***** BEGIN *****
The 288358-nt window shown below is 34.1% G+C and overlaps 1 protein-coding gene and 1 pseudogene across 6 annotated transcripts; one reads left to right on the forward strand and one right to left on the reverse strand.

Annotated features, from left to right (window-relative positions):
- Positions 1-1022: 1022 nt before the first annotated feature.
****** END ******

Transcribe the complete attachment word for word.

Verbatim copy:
The 288358-nt window shown below is 34.1% G+C and overlaps 1 protein-coding gene and 1 pseudogene across 6 annotated transcripts; one reads left to right on the forward strand and one right to left on the reverse strand.

Annotated features, from left to right (window-relative positions):
- Positions 1-1022: 1022 nt before the first annotated feature.